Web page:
TECHNICAL BRIEFING ON QUIKIEHOME SYSTEM

Whether attributed to global warming or to the whims of Mother Nature Even a modest amount of flooding does severe damage to homes and business.

When it floods with a lot of water as it did on the eastern seaboard, the resulting damage to walls, utilities, and the eventual mold condemns almost all flooded structures not already destroyed by water flow to the trash pile.

When Hurricane Ike tore through Texas in 2008 leaving almost nothing standing, there was one glimmer of hope for the future of home construction after a flood. An experimental house constructed of plastic and aggregate by a Florida building science “think tank” was untouched while everything for miles around had either disappeared or was in ruins.

Now, that same group has developed a system for not only  automating the production of a home using this “next generation” technique, but has mounted it on a portable platform to produce affordable housing In Louisiana, Alabama, Mississippi, Alaska, New York, New Jersey Pennsylvania and elsewhere where the destroyed house once stood. A typical home replacement costs $50,000 and is replaced so quickly that the technical name for the process has been replaced with one more fitting. It’s called the “Quikiehome”.

No pipe dream, extruded plastic, steel, and aggregate construction of an entire 1500 square foot housing shell takes less than 2 weeks. That drastically shortens rebuilding time and shortens the time deposed families have to spend in temporary housing. Because the wall structures are waterproof, they are likely to remain intact and livable even if the flooding repeats itself.

The “QUIKIEHOME” concept is far more than a rehash of earlier construction industry attempts at building houses using components. Already popular in Europe and worldwide, using technology instead of high priced labor to put up buildings in a very short time, what “Quikiehome” has done is to bring the ability to mix the elasticity of co-polymer with the strength of aggregate and bring the factory to the job site.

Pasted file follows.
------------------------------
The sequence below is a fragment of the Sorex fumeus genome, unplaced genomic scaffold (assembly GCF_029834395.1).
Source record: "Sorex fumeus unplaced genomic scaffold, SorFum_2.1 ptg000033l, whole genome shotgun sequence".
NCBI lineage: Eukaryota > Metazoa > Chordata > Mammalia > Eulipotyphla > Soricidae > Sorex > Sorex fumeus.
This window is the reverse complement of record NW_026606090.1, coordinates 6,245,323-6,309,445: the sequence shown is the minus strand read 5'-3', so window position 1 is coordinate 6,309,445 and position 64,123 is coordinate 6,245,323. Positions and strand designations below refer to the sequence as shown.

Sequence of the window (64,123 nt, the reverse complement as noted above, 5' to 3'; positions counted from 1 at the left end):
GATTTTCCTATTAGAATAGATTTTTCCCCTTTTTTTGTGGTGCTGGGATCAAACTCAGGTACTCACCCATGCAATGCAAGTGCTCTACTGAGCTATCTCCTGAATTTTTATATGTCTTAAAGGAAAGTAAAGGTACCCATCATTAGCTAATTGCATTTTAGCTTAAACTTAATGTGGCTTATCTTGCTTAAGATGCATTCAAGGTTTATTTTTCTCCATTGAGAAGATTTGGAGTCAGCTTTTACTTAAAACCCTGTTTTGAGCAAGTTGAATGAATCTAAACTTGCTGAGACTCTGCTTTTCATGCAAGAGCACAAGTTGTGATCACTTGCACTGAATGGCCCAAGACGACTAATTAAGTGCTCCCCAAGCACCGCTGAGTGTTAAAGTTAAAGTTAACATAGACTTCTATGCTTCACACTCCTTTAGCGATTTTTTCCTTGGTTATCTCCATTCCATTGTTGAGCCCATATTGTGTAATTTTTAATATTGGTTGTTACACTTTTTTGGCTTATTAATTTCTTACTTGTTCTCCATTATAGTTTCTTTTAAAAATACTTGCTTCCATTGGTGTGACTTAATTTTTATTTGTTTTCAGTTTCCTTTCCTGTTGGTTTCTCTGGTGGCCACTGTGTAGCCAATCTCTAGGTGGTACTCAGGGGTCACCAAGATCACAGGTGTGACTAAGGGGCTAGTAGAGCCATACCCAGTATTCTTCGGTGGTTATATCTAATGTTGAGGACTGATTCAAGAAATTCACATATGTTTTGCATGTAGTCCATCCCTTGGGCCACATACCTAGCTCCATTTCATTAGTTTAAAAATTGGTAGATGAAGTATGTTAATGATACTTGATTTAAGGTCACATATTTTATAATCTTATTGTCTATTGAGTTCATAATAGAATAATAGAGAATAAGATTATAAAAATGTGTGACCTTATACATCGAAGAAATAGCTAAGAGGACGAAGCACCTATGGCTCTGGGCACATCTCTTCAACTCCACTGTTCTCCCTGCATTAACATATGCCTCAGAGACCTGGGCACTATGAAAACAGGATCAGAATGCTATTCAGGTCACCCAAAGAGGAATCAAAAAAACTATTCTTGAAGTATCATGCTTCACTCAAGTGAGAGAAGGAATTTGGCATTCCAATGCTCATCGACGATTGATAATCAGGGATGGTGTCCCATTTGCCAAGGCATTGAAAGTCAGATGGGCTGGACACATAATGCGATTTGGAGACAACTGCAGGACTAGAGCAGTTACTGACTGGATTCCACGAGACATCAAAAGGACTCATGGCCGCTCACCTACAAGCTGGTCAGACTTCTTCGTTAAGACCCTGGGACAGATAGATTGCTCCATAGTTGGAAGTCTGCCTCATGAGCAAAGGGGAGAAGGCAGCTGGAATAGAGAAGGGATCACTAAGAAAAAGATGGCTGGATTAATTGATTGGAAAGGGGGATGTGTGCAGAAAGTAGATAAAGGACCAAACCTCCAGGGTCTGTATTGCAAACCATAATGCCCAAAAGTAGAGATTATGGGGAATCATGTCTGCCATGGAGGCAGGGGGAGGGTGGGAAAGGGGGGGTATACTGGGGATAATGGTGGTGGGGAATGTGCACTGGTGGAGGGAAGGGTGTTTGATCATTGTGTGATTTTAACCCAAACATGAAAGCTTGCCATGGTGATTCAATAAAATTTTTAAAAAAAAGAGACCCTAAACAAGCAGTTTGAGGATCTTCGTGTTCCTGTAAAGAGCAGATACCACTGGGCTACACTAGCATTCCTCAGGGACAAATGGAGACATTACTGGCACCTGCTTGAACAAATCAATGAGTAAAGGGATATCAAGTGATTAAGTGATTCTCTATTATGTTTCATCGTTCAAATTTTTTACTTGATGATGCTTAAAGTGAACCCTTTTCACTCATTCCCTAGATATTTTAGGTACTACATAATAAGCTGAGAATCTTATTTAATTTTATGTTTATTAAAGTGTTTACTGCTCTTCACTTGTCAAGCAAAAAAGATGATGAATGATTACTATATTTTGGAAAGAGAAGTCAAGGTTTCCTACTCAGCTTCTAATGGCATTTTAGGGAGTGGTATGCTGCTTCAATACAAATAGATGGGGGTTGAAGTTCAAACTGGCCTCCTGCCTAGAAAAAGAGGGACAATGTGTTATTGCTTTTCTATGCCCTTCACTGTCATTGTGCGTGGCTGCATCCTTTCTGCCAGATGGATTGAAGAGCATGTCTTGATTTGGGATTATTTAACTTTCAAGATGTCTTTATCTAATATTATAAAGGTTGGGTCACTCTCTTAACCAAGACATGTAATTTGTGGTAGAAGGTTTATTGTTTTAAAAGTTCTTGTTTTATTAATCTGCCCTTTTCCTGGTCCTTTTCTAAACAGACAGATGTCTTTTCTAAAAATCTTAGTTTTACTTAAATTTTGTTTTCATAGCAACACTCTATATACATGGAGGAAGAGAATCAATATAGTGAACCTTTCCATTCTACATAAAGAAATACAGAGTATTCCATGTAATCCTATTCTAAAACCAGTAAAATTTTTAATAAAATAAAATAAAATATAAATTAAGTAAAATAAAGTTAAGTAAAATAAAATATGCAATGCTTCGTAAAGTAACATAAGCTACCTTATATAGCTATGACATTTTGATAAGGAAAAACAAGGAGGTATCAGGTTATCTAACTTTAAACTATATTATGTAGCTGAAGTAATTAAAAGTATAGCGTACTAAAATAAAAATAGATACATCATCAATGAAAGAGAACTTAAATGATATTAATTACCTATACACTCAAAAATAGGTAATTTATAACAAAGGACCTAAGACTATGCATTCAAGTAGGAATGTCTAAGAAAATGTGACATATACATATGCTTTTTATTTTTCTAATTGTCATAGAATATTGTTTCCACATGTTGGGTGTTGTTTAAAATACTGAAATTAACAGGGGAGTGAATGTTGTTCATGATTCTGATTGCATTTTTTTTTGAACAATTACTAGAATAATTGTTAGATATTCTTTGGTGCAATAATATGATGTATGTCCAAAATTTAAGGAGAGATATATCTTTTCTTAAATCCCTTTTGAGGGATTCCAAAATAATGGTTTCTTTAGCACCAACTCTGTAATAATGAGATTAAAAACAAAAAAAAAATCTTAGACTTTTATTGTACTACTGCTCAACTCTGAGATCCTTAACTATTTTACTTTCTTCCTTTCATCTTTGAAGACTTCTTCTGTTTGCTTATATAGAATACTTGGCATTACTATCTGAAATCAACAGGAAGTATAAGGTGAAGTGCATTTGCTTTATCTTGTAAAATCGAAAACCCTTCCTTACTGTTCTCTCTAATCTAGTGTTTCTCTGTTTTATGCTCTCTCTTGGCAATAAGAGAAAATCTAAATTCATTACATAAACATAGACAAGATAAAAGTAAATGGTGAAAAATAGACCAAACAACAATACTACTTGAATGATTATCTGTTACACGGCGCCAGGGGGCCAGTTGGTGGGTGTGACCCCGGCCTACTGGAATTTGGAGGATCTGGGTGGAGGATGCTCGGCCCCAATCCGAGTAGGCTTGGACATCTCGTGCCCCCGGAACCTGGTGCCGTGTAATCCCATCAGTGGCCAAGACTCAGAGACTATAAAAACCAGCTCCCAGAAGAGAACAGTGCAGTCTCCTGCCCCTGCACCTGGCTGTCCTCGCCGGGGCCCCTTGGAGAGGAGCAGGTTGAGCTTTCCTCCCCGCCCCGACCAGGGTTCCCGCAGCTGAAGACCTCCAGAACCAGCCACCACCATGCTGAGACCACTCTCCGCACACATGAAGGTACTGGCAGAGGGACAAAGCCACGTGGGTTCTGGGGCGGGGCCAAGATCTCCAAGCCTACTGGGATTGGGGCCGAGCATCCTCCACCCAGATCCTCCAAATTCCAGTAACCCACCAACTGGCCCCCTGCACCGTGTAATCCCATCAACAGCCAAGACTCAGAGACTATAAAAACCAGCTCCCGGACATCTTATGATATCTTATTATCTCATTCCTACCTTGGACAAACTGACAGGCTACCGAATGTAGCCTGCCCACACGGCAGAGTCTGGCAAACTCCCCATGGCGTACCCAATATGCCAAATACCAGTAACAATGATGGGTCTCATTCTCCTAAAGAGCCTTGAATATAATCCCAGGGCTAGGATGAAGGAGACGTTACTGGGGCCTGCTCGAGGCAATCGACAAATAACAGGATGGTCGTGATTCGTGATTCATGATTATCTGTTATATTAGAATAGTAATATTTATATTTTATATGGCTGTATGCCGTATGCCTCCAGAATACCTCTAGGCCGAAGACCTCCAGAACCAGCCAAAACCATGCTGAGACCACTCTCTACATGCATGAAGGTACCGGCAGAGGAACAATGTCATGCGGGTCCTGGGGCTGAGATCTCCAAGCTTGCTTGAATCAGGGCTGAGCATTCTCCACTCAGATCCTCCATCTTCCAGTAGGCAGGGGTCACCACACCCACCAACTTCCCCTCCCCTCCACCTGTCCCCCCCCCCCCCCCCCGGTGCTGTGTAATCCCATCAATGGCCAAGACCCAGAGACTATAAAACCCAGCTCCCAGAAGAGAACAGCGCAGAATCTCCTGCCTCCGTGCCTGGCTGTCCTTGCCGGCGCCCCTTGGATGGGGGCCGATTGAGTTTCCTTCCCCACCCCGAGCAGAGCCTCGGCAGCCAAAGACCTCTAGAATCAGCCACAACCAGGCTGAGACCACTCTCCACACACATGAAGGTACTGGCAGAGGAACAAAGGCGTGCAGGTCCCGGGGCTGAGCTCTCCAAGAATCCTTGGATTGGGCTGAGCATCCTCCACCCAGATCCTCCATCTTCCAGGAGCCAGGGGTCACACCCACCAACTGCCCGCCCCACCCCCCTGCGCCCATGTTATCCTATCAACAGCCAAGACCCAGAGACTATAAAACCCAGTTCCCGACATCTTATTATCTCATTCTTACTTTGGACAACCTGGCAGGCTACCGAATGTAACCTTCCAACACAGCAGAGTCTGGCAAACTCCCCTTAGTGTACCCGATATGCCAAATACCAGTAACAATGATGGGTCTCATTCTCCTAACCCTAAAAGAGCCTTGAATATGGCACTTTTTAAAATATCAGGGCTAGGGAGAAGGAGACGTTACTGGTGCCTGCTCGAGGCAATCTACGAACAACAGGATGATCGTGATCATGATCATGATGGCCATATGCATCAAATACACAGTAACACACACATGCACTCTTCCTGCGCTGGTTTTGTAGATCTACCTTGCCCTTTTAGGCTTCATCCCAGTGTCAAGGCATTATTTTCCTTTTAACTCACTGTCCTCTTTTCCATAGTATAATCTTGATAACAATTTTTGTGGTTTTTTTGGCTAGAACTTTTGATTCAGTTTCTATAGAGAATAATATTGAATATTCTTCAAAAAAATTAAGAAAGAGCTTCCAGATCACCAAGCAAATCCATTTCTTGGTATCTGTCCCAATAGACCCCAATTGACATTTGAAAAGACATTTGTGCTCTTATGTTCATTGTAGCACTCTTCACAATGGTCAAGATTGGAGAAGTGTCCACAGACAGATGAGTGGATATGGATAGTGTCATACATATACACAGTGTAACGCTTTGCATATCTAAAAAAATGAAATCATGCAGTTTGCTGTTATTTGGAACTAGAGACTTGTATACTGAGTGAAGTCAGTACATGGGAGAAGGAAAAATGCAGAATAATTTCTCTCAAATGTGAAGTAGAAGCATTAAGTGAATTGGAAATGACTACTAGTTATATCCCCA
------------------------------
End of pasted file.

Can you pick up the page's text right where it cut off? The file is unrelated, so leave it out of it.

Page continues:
Instead of wood framing covered with wallboard, the “QuikiehomeMaker” system extrudes a compressed sandwich made from plastics, steel mesh, and interior steel braces adding a coating of aggregate to create all the walls and floors. The result is more effective in keeping inside temperatures well above those outside in winter and well below in summer. It also is exceptionally strong, fire, water, and termite resistant, and the steel will even stop drive by shooting that easily pierces conventional walls.

Although exactly how it operates is keep under wraps, Director of Research Rory Smith likened the process to a mass production restaurant. “We think of it as run by chefs who produce the main course to exacting specifications. The side dishes are pre assembled kitchen and bath modules which complete the dinner. You mix in the ingredients and out the other end (of the system) comes the finished wall.”

Although the first “Quikiehome Maker” will not head for Alaska until the spring thaws, ten acres has been leased in unincorporated Orange County, Fl. to assemble a fleet of the mobile factories. “We elected to use a 53 foot over-the-road platform that is designed to also move by rail”, explained Michael Shulman, Executive Director of the nonprofit Emerging Growth Institute which has been mentoring the group on how to export the technology. “  We have had discussions with a major financial firm that would enable funding groups of 100 homes. Linked to a 2.3% 30 year mortgage rate, even those using “Quikiehome” as new construction can easily move ahead.” Smith said.